Worm Breeder's Gazette 11(4): 32
These abstracts should not be cited in bibliographies. Material contained herein should be treated as personal communication and should be cited as such only with the consent of the author.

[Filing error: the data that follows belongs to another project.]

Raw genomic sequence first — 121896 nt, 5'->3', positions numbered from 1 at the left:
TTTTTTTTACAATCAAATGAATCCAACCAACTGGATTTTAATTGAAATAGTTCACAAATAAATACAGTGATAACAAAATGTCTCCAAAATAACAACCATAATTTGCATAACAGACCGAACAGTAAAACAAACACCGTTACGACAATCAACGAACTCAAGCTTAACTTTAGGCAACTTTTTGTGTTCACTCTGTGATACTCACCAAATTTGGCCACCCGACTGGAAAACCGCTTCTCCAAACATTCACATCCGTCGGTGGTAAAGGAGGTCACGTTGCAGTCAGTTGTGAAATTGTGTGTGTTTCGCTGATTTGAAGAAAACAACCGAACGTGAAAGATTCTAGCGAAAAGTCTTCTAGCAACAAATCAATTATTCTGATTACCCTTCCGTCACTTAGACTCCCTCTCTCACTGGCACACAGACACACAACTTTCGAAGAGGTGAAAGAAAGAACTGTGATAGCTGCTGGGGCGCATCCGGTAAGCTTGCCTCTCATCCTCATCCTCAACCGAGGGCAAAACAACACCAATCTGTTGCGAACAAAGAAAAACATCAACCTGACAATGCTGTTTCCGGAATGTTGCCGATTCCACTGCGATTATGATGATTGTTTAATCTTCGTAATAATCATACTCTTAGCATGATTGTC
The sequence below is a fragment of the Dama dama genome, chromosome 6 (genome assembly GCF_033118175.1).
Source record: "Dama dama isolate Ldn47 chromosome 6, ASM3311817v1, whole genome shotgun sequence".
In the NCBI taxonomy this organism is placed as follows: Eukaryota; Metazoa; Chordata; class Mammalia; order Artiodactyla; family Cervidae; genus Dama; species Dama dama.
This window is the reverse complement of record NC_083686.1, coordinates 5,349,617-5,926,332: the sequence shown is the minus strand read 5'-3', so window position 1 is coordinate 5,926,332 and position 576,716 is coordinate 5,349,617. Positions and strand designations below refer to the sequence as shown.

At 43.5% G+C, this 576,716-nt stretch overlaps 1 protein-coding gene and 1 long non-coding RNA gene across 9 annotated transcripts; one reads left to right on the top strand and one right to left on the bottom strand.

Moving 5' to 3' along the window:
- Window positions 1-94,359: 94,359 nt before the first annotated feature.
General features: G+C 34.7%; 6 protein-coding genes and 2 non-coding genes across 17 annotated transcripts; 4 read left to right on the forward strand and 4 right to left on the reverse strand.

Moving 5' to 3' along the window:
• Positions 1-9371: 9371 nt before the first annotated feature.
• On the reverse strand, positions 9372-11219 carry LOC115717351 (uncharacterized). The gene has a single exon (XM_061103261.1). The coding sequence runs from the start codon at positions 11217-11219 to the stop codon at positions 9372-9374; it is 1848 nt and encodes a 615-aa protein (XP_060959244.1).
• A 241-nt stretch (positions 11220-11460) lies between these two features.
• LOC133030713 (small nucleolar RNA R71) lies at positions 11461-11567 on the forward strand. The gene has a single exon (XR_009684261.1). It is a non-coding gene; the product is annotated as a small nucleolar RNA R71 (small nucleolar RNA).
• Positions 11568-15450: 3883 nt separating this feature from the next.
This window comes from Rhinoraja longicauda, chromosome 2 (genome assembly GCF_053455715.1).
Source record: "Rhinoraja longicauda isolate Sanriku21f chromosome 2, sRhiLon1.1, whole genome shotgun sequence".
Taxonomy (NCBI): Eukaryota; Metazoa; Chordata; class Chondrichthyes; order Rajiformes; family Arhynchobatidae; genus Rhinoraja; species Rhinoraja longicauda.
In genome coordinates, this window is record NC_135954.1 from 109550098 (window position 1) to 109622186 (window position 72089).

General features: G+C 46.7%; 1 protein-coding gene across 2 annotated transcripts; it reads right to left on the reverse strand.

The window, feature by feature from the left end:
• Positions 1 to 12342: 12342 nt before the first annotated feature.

PAT, a transposable element of Panagrellus redivivus, was identified after its insertion and thus the creation of a spontaneous mutation in the Unc-22 gene of the nematode. Copy numbers per haploid genome range from 10 to 50, depending on Panagrellus strains, and the distribution of PAT elements is rather scattered. The predominant and presumably autonomous form is about 5.6 kb long, but several internally deleted elements are also detected in the genomes. The deletions analyzed are all confined to one and the same half of the element and do not comprise repeated element sequences. Direct repeat (DR) arrangement is not as in typical retroids. Rather, an integral DR is found inside, while opposed DR halves are found to flank the elements. Organization with respect to half DRs (A and B) is alternate (A...BA..B), implying that PAT elements were not created by the insertion of separate elements into or next to one another. This DR arrangement seems to be conserved in most PAT elements. Moreover, internal PAT domains are always associated with DR sequences while the latter seem to also pre-exist as solo DRs in the genome. No exact target site duplication was found flanking the elements for which the borders were sequenced, however, a possible insertion site specificity can be deduced (i.e., A..AC). Northern blot hybridization does not indicate the presence of full length transcripts, rather excluding a retroid mode of transposition. Merely one transcript of about 900nt length is detected on blots having 10 g total RNA per track. Furthermore, the transcript maps to the preferentially deleted region of PAT elements. Within reasonable limits of speculation, this transcript could code for a transposase- like protein, unless the factors necessary for transposition were to be provided in trans. The deleted forms might therefore well depend on full length elements for transposition. Cross-hybridization to C. elegans as well as to A. Iumbricoides genomic DNA turned out to be negative under high stringency conditions. Hence, deleterious elements in combination with putatively autonomous full length elements, merely lacking border sequences, could be interesting candidates for a 'jump-starter/mutator' transposon tagging system, to be injected in the closely related nematode C. elegans.